Slumping Carl Crawford benched for today’s game

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Carl Crawford is on the bench for today’s game against the Blue Jays, one day after going 0-for-5 and seeing his batting average dip to .137 (7-for-51) to begin the season.

Crawford heard plenty of boos from the Fenway Park crowd after striking out on three pitches against Jon Rauch in the ninth inning last night, but tells Alex Speier of WEEI.com that he understands their frustration.

“They have to boo. I’m playing real bad — and we’re playing real bad as a team,” said Crawford. “You definitely understand. You can’t be upset about that. You feel their frustration a little bit. We’re frustrated, too.”

As Speier notes, among the 207 hitters who currently qualify for the batting title, Crawford ranks 202nd in batting average, 205th in OBP (.185) and 206th in OPS. Granted, we’re talking about a really small sample size here, but yikes. The Red Sox are batting just .224 as a team and have scored only 46 runs, so it’s pretty easy to see why they’re 2-10 right now.

Crawford is obviously better than what he’s shown until now, but it’s not uncommon for a player to struggle after signing a big money contract. To name two recent notable examples, Mark Teixeira batted .200 in April after signing with the Yankees while Carlos Beltran’s offensive numbers were merely pedestrian in his first season with the Mets in 2005. Of course, they both eventually turned things around in their new digs, so there’s plenty of reason to believe this is just an ill-timed speed bump for Crawford.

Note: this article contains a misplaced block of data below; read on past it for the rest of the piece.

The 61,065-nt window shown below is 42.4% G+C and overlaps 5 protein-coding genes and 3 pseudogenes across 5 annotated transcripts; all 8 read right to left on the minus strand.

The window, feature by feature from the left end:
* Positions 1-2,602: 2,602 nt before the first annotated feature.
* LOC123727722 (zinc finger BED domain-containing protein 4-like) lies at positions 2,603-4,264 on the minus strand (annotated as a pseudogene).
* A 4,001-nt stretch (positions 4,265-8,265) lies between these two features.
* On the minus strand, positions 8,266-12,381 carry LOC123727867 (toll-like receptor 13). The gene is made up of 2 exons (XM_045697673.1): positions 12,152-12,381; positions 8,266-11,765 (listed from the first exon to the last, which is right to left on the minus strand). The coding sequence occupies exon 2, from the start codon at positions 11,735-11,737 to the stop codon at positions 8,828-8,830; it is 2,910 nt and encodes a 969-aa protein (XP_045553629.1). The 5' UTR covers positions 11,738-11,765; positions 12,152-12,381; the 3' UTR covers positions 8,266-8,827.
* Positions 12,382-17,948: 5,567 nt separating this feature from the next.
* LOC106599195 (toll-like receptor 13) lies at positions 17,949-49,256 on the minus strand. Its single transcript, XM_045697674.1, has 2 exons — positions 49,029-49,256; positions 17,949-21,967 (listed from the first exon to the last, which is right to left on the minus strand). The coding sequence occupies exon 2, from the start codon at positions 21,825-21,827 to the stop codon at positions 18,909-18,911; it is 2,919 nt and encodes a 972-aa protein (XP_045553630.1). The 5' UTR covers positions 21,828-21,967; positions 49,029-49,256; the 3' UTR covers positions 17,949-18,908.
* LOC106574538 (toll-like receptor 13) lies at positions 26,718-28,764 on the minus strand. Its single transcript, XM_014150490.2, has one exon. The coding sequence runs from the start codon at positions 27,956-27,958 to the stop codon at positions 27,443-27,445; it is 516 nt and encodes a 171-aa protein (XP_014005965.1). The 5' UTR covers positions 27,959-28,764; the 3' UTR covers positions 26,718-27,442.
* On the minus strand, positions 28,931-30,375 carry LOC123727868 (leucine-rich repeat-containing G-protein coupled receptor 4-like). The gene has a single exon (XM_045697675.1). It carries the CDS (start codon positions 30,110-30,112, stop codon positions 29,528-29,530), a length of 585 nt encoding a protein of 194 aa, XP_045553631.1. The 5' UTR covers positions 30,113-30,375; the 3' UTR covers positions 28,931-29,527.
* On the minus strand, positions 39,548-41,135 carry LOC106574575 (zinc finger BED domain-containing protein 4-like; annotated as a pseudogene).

Danny Farquhar in critical condition after suffering ruptured aneurysm

Danny Farquhar
AP Images
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Awful news for the White Sox and reliever Danny Farquhar: the right-hander remains hospitalized with a brain hemorrhage, per a team announcement on Saturday. He’s in stable but critical condition after sustaining a “ruptured aneurysm [that] caused the brain bleed” on Friday.

Farquhar, 31, passed out in the dugout during the sixth inning of Friday’s game against the Astros. He regained consciousness shortly after the incident and was taken to RUSH University Medical Center, where he’s expected to continue treatment with Dr. Demetrius Lopez in the neurological ICU unit.

“It takes your breath away a little bit,” club manager Rick Renteria said following the game. “One of your guys is down there and you have no idea what’s going on. […] When one of your teammates or anybody you know has an episode, even if it’s not a teammate, something is going on, you realize everything else you keep in perspective. Everything has its place. It’s one of our guys, so we are glad he was conscious when he left here.”